Next level

Kennemer Dunes, today. Focus on the task [ meditation ] 

Min/max temperature: 4°C/7°C; humidity: 99%; precipitation: 1 mm; sea level pressure: 997 hPa; wind West 15.9 km/h; visibility: 10.0 kilometres; Clouds: Few 335 m., Scattered Clouds 762 m., Mostly Cloudy 1188 m

"Perhaps the most powerful revolutions are the ones that deny they ever happened. They install a new approach and erase an earlier practice so successfully that we look at the world trough the structures they leave behind. The reinvention of money in early modern England was such an event. […] At first glance, money seems an odd place for a revolution. According to much of modern thought, money is an instrument, an empty signifier, a function. In economic terminology, it is a unit of account, a mode of payment, and a medium of exchange, more interesting for what it does than for what it is. [...]  That, in fact, is part of the revolution's vanishing act. […] Making an entity that can answer demands at once so intimate and so impersonal, so material and so artificial -- making money -- is a governance project, one of the most penetrating that societies undertake." […] "I heard a wise man compare the hammers of the Mint in the state unto the pulses of a natural body, […] For as these beat strongly, it argues health, but if faintly, weakness in the body is natural." From the medieval trough the early modern period, metaphors casting money as blood or another bodily fluid were common in Europe (it was early days, after all, in the science of the body and notions varied about exactly how blood, humors, or other flows worked) " [ Money ]… is to the body politic what blood is to the human body," the French Estates General noted in a 1484 communication to King Charles VIII […] At the end of the century, a critic of the bank of England used the traditional understanding to sound an alarm. "A wise state […] should constantly discourage a monopoly of cash and credit, they being to trade what the blood and spirits are to the body, which then thrives best, when every part receives its proportion, and there is a free unrestrained circulation throughout the whole…" The money as blood metaphor, "virtually a stock-in-trade for five hundred years," lingered trough the 18th century. " [It ] has seldom been used since." A new metaphor has replaced the old one. Money, wrote David Hume in 1752, would remain proportionate to the art and industry of a nation just as "water", wherever it communicates, remains always at a level. […] "Ask naturalists the reason; they tell you, were it to be raised in any place, the superior gravity of that part not being balanced, must depress it, till it meets a counterpoise." [ Capitalism ] constructed a money tuned by individual exchange for profit, institutionalising that motive as the heart of productivity. [ It ] identified that money as neutral, locating all value and judgements about value in the "real economy" it facilitated. […] There is no romantic baseline to the coming of capitalism. [ Looking ] at the history of money does suggest that the market is a matter of constitutional design, a political and legal creation. It is a governance project all the way down, starting with its money. That enterprise, rather than the space outside it, makes the economy real."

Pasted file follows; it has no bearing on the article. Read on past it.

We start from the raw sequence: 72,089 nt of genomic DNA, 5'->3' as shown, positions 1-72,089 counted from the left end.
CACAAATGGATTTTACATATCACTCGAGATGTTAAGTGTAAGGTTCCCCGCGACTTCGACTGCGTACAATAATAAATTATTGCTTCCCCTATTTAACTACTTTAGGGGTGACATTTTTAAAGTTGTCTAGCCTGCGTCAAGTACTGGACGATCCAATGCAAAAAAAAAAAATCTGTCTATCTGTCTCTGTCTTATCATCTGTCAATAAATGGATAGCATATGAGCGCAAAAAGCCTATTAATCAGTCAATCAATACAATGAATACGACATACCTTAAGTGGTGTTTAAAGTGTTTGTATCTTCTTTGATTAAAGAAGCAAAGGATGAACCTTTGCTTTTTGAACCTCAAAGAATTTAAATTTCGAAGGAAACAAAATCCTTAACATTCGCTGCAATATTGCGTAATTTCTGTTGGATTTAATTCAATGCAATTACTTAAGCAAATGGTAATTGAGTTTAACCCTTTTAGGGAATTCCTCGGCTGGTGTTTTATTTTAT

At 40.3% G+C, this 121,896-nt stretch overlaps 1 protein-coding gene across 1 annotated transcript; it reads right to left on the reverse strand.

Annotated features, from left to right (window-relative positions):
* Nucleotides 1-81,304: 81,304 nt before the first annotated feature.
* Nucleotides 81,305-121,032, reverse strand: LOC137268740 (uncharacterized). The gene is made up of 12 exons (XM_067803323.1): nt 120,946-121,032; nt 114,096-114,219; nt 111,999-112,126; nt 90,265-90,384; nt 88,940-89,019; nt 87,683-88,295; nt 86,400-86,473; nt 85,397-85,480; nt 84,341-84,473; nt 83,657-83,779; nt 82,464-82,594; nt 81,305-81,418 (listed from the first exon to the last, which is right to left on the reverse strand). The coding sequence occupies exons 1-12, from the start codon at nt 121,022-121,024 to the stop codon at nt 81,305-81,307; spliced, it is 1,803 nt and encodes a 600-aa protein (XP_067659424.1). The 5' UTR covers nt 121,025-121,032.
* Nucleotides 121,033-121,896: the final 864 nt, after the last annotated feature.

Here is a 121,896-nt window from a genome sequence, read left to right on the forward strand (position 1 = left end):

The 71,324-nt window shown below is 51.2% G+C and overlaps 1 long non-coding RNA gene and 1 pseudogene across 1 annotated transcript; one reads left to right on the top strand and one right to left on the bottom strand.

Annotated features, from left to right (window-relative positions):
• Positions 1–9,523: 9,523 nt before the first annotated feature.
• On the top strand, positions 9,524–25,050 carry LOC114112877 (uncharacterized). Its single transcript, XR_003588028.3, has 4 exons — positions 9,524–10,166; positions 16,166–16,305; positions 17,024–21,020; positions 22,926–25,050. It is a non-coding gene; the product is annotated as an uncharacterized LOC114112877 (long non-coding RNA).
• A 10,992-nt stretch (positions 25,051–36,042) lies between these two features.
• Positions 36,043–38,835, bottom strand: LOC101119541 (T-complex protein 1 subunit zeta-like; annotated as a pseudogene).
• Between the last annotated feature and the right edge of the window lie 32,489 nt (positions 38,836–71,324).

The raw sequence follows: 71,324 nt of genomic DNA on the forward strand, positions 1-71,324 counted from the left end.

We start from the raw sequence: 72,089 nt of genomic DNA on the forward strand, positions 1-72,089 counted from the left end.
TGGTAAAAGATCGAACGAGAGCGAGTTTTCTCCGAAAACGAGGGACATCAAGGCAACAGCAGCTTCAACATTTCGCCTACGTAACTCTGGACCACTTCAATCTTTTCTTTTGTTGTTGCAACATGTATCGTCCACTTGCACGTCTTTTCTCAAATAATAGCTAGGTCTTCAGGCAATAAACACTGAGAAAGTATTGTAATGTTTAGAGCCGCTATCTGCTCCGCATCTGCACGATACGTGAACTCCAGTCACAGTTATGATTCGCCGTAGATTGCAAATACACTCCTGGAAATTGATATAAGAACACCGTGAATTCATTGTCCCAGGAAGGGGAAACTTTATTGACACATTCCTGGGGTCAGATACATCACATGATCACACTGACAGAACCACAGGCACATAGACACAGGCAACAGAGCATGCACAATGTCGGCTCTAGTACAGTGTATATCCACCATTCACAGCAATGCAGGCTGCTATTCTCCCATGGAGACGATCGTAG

Christine Desan in  'Making Money', page 1, 422, 423, 424, 434, first published in 2014 by Oxford University Press, United KIngdom